What is a black hole?
A black hole is a concentration of matter so dense that not even light can escape its gravitational pull.
What is a supermassive black hole?
Black holes come in many sizes. Astronomers believe that a “supermassive” black hole, with a mass of about 4 million Suns, lies at the center of the Milky Way galaxy. NRAO telescopes offer the best prospect for actually imaging such a supermassive black hole.
More generally, a supermassive black hole has a mass of several hundred thousand to more than ten billion solar masses. The central region of virtually every galaxy is thought to contain an object of this type. The primary evidence for supermassive black holes comes from optical and radio observations which show a sharp rise in the velocities of stars or gas clouds orbiting the centers of galaxies. High orbital velocities mean that something massive is creating a powerful gravitational field that is accelerating the stars. Additionally, X-ray observations indicate that a large amount of energy is produced in the centers of many galaxies, presumably by material falling into the accretion disk that surrounds the central black hole.
How do supermassive black holes form?
One theory is that an individual star-like black hole forms and swallows up enormous amounts of matter over the course of millions of years to produce a supermassive black hole. Another possibility is that a cluster of star-like black holes forms and eventually merges into a single, supermassive black hole. Or, a single large gas cloud could collapse to form a supermassive black hole.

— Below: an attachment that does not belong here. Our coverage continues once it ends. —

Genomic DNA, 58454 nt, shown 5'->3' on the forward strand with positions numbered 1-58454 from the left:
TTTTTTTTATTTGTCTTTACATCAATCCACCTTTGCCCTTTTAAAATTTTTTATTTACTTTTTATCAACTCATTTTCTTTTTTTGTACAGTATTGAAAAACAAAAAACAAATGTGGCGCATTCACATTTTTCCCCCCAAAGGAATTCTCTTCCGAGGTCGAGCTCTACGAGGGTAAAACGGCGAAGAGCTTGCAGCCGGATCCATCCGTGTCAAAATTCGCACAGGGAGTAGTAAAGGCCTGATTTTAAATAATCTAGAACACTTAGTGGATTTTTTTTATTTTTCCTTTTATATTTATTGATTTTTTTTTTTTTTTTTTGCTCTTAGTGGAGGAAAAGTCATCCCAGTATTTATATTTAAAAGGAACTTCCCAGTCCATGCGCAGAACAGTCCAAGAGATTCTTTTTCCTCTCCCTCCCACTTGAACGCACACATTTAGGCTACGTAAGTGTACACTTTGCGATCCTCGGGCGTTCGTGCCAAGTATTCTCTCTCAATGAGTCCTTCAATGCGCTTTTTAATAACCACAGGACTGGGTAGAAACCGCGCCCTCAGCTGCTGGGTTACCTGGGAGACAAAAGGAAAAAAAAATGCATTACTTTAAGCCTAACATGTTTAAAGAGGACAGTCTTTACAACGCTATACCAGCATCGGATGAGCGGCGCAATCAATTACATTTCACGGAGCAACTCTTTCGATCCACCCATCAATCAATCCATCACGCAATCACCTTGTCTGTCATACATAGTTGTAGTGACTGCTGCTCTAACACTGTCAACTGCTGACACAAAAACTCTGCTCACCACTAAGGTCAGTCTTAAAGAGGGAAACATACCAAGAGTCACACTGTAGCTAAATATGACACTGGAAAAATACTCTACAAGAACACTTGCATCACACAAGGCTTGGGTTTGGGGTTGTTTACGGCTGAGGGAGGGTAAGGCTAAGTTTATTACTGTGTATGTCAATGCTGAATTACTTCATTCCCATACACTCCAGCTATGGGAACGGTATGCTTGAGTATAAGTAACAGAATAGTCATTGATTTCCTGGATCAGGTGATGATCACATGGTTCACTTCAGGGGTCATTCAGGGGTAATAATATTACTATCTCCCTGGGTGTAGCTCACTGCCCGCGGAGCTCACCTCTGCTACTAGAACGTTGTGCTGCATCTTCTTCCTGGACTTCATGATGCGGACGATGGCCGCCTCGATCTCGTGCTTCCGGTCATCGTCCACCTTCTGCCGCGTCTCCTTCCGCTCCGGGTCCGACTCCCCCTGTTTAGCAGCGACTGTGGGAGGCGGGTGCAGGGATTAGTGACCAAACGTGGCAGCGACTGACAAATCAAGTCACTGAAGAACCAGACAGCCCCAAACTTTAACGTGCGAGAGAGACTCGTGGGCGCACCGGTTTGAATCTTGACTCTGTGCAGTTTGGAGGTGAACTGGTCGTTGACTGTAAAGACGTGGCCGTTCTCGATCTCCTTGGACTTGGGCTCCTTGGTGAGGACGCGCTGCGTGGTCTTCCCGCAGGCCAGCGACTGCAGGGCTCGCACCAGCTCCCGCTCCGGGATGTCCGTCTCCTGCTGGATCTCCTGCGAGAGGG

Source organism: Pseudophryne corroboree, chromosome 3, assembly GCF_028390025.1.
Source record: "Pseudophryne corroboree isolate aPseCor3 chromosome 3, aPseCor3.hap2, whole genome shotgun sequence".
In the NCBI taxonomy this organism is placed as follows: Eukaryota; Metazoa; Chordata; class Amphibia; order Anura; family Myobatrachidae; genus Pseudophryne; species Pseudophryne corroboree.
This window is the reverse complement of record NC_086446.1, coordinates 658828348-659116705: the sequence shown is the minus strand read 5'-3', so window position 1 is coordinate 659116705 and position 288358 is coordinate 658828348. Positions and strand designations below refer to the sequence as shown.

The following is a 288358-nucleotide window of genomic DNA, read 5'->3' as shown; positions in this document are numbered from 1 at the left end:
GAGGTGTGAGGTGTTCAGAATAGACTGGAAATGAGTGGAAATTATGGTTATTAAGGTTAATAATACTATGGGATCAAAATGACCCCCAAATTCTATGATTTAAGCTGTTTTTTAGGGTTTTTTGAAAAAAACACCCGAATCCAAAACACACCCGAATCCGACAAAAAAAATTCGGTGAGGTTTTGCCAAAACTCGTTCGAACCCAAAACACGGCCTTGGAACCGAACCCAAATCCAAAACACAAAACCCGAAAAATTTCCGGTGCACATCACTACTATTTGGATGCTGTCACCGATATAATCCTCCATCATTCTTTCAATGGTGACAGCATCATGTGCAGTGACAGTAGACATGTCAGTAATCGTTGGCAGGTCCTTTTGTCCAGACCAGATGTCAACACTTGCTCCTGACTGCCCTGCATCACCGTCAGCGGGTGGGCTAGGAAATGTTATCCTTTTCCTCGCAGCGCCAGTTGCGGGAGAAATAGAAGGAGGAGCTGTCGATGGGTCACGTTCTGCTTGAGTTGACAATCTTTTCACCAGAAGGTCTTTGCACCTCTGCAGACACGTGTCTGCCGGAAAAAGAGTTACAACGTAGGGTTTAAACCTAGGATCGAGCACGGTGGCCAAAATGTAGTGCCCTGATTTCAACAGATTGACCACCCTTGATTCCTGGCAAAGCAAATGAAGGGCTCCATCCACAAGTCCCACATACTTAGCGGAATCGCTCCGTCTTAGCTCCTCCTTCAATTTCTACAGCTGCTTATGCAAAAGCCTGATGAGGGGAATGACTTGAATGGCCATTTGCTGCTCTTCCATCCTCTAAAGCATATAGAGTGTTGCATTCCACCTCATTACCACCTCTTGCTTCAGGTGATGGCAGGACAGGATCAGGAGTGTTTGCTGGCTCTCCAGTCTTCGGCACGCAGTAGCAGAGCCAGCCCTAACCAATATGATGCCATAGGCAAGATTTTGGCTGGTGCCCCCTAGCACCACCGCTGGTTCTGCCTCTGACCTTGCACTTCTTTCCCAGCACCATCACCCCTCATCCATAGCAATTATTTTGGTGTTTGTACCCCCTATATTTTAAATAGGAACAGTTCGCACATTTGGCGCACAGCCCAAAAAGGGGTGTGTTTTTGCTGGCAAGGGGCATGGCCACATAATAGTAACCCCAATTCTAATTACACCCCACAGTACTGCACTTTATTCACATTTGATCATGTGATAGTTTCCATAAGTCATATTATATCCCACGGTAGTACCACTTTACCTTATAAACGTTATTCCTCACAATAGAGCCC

Recent research suggests that galaxies and their central black holes do not grow steadily, but in fits and starts. In the beginning of a growth cycle, the galaxy and its central black hole accumulate matter. The energy generated by the jets that accompany the growth of the supermassive black hole eventually brings the in-fall of matter and the growth of the galaxy to a halt. The activity around the central black hole then ceases because of the lack of a steady supply of matter, and the jets disappear. Millions of years later the hot gas around the galaxy cools and resumes falling into the galaxy, initiating a new season of growth.
Supermassive black holes and active galaxies
If the accretion disk of the central black hole is well supplied with matter falling in from the immediate surroundings of the galactic nucleus, then it will generate large amounts of energy together with powerful jets of radiation in both directions along the rotation axis of the black hole. This gives rise to the phenomenon known as an active galactic nucleus (AGN). Quasars, BL Lacertae objects, and Seyfert galaxies are among the various manifestations of AGN, which depend on the degree of activity and the orientation of the jets of the AGN with respect to our line of sight.
Supermassive black holes and their associated accretion disks were particularly big energy producers in the early universe when galaxies were still young and their inner regions well stocked with material that could feed the central engine. In the present-day universe, most galaxies, including our own Milky Way, are much more sedate. However, AGN activity can still be rekindled if a fresh supply of matter becomes available, as for example occurs when two galaxies collide, or a large galaxy swallows a smaller neighbor.